Filed under
Humor

geek.com: GNOME is an open-source desktop environment used with operating systems such as Linux. Like most open-source projects it has a bug tracker where users can report issues they are having, and developers can respond and/or implement fixes.

Two cool KDE Plasmoids

Filed under
KDE

ghacks.net: It’s time to head off to that wonderful land of KDE where the desktop only gets better and better with each release. Let’s take a look a some Plasmoids that are sure to make your desktop a bit better.

today's leftovers:

Filed under
News
  • Put Your Unused XO Laptop to Good Use in a Boston School
  • Can't Linux and Android Just Get Along?
  • Top 10 best practices for enterprise open source adopters
  • OpenOffice - The Image Writer
  • Colorize Code in OpenOffice.org Writer Documents with COOoder
  • The best Web browser:
  • Drupal 6.18, 6.19 and 5.23 released
  • Oracle unveils Sparc and Solaris 5-year plan
  • Forrester: Open-source BI Has Pros and Cons
  • LinuxCon: Where's Linux Headed?
  • Global Knowledge Named Red Hat Premier Training Partner of the Year
  • FLOSS Weekly 130: VirtualBox
  • Monty's MariaDB extends the open source database
  • Linux Foundation Makes Enterprise Open Source Boring
  • New Shutter Release add support for UbuntuOne
  • Jump: a bookmarking system for the bash shell
  • Tuesday Afternoon Linux at the Farmers' Market

some howtos:

Filed under
HowTos
  • Avoiding the Oops
  • KDE 4.5 final available for Mandriva 2010 Spring
  • Mounting Remote shares with SSHFS
  • Basic Rendering in OpenGL
  • Sabayon Kernel Upgrade Refresher
  • Convert ext2/3 to ext4
  • Tips to get a Mac-like Experience in Ubuntu
  • Modify Images in Linux - Mogrify
  • Problems installing software in openSUSE?, Simple solution!
  • Add "Open in Terminal" to GNOME Right-click menu
  • Linksys WUSB600N v1 on Slackware 13.1
  • UNIX ar Examples
  • Play Beautiful game Frogatto in ubuntu
  • Scanning X-Ray Films Using the XSane Software
  • Install and Run Opera Mini and Mobile on Ubuntu
  • play Zaz game (space balls) in Ubuntu

Could this be Muinshee 2.0?

Filed under
Software

omgsuse.com: Muinshee is a basic interface for playing and queueing songs similar to the Muine music player that long-time GNOME users may remember.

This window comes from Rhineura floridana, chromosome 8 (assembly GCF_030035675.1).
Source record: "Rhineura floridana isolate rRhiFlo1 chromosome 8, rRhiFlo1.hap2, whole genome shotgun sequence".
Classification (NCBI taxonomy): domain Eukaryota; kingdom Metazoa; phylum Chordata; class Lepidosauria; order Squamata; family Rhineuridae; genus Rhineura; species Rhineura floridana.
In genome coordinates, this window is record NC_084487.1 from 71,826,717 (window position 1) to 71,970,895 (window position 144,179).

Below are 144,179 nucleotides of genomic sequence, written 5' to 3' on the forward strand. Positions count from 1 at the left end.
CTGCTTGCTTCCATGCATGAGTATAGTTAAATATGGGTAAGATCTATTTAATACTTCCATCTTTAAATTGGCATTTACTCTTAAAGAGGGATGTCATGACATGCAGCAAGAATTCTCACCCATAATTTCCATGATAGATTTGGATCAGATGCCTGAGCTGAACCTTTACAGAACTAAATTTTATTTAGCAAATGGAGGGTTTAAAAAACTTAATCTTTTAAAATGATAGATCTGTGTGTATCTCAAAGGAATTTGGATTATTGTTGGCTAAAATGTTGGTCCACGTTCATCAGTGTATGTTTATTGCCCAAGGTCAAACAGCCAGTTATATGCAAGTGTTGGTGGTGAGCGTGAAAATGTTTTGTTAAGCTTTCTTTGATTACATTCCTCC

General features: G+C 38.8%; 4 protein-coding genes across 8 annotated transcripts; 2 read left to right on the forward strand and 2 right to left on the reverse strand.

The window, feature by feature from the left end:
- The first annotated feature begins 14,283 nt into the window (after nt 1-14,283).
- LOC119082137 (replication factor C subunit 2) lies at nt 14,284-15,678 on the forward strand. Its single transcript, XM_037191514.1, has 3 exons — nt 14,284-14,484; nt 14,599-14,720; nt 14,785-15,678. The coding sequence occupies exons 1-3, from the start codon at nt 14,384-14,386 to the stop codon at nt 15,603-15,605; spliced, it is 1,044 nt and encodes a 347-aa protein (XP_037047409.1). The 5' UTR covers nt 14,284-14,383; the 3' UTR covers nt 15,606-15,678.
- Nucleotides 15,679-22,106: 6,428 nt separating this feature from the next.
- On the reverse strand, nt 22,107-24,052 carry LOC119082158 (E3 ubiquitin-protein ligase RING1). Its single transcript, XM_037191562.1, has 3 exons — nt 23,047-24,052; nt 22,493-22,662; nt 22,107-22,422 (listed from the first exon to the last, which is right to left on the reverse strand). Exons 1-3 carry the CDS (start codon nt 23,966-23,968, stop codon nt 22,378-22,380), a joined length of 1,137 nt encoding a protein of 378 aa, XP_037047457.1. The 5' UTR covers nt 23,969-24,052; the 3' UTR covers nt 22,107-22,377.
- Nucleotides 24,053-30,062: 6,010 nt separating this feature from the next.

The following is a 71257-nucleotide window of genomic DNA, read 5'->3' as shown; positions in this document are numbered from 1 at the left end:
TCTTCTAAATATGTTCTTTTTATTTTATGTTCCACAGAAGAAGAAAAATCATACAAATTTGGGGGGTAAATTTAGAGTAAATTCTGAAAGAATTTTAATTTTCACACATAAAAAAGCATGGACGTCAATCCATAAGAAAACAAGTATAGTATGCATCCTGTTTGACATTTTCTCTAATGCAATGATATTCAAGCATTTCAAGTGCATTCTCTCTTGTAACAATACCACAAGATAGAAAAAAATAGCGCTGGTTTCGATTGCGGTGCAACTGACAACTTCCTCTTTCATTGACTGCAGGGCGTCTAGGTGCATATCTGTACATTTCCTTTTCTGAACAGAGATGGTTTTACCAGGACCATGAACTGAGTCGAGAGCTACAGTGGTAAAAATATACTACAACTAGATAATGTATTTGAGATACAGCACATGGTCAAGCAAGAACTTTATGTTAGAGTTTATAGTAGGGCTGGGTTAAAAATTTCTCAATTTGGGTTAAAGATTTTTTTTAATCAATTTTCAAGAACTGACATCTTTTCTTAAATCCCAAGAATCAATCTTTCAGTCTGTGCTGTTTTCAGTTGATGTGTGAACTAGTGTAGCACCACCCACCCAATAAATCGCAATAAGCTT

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More in Tux Machines

Linux 4.17-rc7

So this week wasn't as calm as the previous weeks have been, but despite that I suspect this is the last rc. This week we had the whole "spectre v4" thing, and yes, the fallout from that shows up as part of the patch and commit log. But it's not actually dominant: the patch is pretty evenly one third arch updates, one third networking updates, and one third "rest". The arch updates are largely - although not exclusively - spectre v4. The networking stuff is mostly network drivers, but there's some core networking too. And "the rest" is just that - misc drivers (rdma, gpu, other), documentation, some vfs, vm, bpf, tooling.. The bulk of it is really pretty trivial one-liners, and nothing looks particularly scary. Let's see how next week looks, but if nothing really happens I suspect we can make do without an rc8. Shortlog appended as usual. Go out and test. Read more

Today in Techrights

Libre Hardware

  • Flash your Libre Firmware with a Libre Programmer
    Whether or not you personally agree with all the ideals of the Free Software Foundation (FSF), you’ve got to give them credit: they don’t mess around. They started by laying the groundwork for a free and open source operating system, then once that dream was realized, started pushing the idea of replacing proprietary BIOS firmware with an open alternative such as Libreboot. But apparently, even that’s not enough, as there’s still more freedom to be had. We’re playing 4D Libre Chess now, folks. [...] Luckily, the FSF has just awarded the Zerocat Chipflasher their “Respects Your Freedom” certification, meaning every element of the product is released under a free license for your hacking enjoyment.